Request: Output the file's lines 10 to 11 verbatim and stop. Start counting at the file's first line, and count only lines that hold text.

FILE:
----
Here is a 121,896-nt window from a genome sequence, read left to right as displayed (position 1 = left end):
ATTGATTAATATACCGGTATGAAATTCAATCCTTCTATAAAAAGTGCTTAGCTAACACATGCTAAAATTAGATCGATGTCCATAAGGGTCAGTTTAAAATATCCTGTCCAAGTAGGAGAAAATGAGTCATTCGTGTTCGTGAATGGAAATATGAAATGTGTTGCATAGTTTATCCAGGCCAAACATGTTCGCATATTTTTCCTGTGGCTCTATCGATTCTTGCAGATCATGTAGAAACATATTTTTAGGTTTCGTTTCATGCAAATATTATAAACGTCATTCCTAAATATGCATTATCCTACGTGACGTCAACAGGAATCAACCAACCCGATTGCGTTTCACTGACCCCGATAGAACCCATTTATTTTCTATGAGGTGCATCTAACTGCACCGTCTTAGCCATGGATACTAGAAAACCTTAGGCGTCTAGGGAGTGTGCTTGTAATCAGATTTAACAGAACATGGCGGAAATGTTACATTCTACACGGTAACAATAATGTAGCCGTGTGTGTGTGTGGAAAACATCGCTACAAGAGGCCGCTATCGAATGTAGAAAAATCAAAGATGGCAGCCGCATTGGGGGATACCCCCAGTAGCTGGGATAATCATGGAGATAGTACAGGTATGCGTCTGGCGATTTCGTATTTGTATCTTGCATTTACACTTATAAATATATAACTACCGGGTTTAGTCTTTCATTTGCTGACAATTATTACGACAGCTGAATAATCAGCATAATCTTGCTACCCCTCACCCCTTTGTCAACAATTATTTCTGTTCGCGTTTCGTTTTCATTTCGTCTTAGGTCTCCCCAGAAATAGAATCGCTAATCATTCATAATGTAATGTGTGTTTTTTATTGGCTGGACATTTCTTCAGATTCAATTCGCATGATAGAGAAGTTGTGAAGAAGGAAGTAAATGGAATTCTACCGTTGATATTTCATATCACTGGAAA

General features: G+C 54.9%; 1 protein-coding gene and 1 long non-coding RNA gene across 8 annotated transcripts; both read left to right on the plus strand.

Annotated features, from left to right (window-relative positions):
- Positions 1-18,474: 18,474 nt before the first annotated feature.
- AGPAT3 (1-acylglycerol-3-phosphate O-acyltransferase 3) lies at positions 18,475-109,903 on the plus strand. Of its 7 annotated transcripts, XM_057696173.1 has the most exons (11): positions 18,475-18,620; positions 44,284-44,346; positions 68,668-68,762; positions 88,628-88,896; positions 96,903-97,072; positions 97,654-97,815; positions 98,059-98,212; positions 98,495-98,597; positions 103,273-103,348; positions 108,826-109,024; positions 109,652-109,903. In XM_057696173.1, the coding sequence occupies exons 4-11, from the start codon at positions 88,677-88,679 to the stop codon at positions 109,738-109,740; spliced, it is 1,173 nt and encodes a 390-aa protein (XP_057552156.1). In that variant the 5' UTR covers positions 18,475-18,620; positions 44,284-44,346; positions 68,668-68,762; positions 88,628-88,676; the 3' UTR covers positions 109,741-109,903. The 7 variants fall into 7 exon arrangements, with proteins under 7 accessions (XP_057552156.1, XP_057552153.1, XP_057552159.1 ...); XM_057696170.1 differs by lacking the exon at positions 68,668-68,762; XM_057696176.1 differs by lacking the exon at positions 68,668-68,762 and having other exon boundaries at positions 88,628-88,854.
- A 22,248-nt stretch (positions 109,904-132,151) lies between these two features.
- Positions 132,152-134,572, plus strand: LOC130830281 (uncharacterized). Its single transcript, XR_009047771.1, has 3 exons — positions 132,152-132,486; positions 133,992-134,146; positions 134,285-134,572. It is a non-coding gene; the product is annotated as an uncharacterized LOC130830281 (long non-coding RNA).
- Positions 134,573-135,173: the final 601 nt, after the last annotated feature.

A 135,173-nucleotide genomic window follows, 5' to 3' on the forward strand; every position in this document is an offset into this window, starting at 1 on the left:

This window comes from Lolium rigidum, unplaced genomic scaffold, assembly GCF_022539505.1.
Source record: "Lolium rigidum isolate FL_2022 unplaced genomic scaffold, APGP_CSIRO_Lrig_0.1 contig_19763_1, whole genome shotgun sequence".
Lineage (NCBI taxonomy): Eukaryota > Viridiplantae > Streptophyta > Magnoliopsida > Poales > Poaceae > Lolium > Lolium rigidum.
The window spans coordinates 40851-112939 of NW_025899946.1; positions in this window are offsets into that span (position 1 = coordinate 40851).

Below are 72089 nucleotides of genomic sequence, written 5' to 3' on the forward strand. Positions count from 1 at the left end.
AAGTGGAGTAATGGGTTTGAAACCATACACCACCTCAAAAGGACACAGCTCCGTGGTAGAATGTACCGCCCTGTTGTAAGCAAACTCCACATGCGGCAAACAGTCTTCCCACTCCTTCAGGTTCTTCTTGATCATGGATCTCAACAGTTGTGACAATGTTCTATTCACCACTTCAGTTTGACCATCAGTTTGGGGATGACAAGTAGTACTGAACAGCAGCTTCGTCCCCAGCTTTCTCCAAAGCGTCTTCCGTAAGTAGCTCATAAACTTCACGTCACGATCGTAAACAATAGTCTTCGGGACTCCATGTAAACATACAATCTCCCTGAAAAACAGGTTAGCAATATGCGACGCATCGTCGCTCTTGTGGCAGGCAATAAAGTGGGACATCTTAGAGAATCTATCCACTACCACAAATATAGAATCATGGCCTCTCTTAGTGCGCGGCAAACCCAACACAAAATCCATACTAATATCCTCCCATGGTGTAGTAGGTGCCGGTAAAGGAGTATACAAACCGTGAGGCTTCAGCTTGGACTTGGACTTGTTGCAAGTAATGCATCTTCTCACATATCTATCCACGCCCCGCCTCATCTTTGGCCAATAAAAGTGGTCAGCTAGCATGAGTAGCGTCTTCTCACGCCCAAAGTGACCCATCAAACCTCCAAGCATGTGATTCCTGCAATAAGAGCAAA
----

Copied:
A 135,173-nucleotide genomic window follows, 5' to 3' on the forward strand; every position in this document is an offset into this window, starting at 1 on the left:

This window comes from Lolium rigidum, unplaced genomic scaffold, assembly GCF_022539505.1.